Go ahead laugh at David Morrow.
College lacrosse fans did initially when they heard Morrow played at a Detroit-area high school. He received a similar welcome when he first ventured onto the lacrosse business scene.
But no one seems to be cracking jokes about this crazy kid from Michigan anymore.
Morrow, 27, the Division I Player of the Year at Princeton in 1993, has become one of the most influential people in world lacrosse circles. Besides being a top U.S. defenseman at the World Championships, Morrow is also president of Warrior Lacrosse, the exclusive equipment sponsor of the national team, which makes its World Games debut tonight against Australia.
"All he's doing is re-doing his college career with lacrosse all over again," said U.S. coach Bill Tierney, who also coached Morrow at Princeton. "He went from who's he as a sophomore to college lacrosse's Player of the Year. And then he went from what's he trying to do with this silly titanium shaft to the sponsor of the world team and maker of the best stick out there. It's amazing."
That's especially true considering that Morrow had thoughts of quitting lacrosse in his freshman year to play hockey.
He had no clue about the Princeton defensive scheme. He hated every time Tierney pointed out his mistakes to the entire team. Yet he decided to stick it out, setting a goal to be a starter by his senior year.
Then something happened when he earned his first collegiate start as a sophomore and was first announced at Homewood Field. Johns Hopkins fans, who had booed all the other Princeton starters, began to laugh.
"I was so embarrassed and just wanted to throw up," Morrow said. "But I played really well that game and then all of a sudden, I said to myself: 'I might be good at this.' "
By his final two years at Princeton, Morrow became the premier defender in the nation, being named Defenseman of the Year as a junior in 1992. He dominated attackmen with a unique blend of speed and a tenacious hockey mentality.
However, his aggressiveness had costly consequences. Morrow bent or broke 25 sticks in one season alone.
His father, who owns a tubing and hosing company in Detroit, suggested that he could make a shaft out of titanium. Morrow took his father up on the offer before the 1992 NCAA tournament and arrived one day at practice with a silver stick.
Guess who was the brunt of everybody's joke that practice? But the Princeton players soon changed their minds when they tested how the stick compared in durability and weight.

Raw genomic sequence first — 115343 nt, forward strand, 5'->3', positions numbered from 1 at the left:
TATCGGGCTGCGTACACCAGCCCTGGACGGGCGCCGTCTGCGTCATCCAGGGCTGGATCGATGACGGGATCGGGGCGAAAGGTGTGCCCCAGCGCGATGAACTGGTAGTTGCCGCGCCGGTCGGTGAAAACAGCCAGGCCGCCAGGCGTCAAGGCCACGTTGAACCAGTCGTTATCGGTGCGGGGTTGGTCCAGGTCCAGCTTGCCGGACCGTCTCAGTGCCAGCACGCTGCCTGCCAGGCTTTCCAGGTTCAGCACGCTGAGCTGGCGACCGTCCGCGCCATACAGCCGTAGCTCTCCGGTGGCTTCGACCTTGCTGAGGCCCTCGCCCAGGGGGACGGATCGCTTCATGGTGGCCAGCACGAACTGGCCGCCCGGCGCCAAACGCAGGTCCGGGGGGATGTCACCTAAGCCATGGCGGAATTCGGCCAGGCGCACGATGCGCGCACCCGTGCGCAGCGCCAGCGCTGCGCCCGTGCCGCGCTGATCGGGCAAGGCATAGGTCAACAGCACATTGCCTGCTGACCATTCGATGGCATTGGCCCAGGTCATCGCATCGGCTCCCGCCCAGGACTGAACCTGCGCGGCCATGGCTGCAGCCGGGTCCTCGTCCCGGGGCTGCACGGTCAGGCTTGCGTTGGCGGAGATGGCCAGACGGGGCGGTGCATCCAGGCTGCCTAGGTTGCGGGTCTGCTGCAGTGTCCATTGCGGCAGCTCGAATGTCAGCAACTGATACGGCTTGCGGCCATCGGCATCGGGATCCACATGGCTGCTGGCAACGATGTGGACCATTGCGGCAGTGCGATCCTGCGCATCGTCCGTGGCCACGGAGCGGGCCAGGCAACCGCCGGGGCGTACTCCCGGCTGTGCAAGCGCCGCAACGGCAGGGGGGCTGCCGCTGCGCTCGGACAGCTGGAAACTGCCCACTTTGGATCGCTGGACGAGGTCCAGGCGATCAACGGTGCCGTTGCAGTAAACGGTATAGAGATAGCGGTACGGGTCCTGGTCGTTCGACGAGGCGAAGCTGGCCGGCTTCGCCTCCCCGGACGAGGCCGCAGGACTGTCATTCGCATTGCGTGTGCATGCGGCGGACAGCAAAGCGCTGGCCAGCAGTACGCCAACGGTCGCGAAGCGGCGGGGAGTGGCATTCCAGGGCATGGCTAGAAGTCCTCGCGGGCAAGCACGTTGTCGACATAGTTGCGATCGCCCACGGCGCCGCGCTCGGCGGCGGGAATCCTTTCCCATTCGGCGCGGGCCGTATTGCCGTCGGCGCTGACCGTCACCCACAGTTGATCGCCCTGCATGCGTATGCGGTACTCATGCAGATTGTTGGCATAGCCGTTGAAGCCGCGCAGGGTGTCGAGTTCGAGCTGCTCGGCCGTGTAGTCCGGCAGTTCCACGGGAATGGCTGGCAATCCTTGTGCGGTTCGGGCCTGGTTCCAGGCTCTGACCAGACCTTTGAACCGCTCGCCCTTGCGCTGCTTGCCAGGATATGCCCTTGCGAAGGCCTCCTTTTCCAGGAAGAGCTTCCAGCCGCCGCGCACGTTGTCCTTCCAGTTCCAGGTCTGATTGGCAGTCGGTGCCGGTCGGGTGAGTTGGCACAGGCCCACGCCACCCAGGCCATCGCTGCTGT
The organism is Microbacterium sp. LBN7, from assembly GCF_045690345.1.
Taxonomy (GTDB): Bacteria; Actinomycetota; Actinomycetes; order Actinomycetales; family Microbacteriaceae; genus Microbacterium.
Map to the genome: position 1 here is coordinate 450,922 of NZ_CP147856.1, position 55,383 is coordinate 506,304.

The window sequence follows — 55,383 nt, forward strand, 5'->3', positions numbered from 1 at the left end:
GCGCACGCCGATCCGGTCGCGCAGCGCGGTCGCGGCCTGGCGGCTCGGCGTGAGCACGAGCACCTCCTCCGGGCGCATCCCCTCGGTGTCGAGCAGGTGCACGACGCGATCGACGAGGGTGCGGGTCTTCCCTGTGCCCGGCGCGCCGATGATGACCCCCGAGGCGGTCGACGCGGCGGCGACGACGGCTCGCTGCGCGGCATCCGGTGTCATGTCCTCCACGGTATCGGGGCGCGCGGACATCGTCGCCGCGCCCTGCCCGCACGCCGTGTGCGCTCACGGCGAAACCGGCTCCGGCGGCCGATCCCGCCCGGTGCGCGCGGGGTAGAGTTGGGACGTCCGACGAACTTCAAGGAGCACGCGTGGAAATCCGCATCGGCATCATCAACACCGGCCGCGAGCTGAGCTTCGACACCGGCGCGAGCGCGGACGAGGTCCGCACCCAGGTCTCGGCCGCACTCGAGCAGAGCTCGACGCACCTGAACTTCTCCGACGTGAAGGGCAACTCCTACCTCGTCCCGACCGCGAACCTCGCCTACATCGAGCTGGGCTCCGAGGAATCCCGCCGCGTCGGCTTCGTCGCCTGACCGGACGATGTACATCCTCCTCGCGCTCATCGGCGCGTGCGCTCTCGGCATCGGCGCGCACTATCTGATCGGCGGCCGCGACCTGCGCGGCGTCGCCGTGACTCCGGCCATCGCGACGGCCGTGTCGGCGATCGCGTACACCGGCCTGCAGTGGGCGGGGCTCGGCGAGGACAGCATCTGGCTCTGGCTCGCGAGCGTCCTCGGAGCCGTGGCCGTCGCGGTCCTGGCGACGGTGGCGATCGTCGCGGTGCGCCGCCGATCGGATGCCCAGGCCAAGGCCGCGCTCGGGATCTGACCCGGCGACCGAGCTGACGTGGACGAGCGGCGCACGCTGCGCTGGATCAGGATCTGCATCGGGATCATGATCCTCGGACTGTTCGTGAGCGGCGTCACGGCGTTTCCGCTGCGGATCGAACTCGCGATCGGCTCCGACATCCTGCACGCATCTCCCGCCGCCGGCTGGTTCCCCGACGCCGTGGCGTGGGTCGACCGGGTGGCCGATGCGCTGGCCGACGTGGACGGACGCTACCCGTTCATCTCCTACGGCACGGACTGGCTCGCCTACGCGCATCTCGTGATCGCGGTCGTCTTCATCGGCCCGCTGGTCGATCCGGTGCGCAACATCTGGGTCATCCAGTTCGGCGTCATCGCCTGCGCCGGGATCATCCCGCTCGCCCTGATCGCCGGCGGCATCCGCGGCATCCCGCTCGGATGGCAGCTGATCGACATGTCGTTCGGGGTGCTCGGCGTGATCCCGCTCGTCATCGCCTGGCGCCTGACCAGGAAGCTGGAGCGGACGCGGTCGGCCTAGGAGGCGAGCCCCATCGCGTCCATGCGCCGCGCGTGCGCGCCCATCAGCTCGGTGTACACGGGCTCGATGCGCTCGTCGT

Morrow credits his overwhelming performances during the Tigers' 1992 national championship run to the titanium stick.
"I'll never forget watching the tape and hearing the announcer yelling, 'How's he able to run at a full sprint with a long pole and score that goal?' " Morrow said. "It was because my stick was half as light as everybody's. I felt like Superman out there."
A year later, Morrow made a giant leap into the business world with Warrior, the nickname used by his high school's sports teams.
He had graduated from Princeton with an English degree and no experience in marketing or sales, yet word of mouth has transformed Warrior from a fledging company to a major competitor, making more than 400 products. Warrior then pulled a major coup by becoming the U.S. national team sponsor, which included a $100,000-plus price tag.
"With Dave, it's kind of a fresh face," said fellow U.S. defenseman Brian Voelker, who was a Princeton assistant in Morrow's junior year. "He's obviously pretty heavy in the lacrosse scene, but he has such a different perspective, coming from Michigan and not having lacrosse be that important. I think he is doing some great stuff for the sport, especially for some dumb kid out of Michigan."
But being from Michigan has also created its share of problems. With Warrior based in Troy, Mich., and a majority of the demand located on the East Coast, Morrow has become a frequent flyer. Plus, Morrow has to play club lacrosse to remain eligible for the national team, which means more weekly plane trips east for games at Mount Washington.
If that's not busy enough, try balancing the demanding full-time roles of player and sponsor.
"I kid him all the time, one minute being George Steinbrenner and the next minute being a dumb lacrosse player," Tierney said. say, 'You're George right now, we need to talk about uniforms. Now you're David, and you're playing like an idiot out there.' "
Pub Date: 7/17/98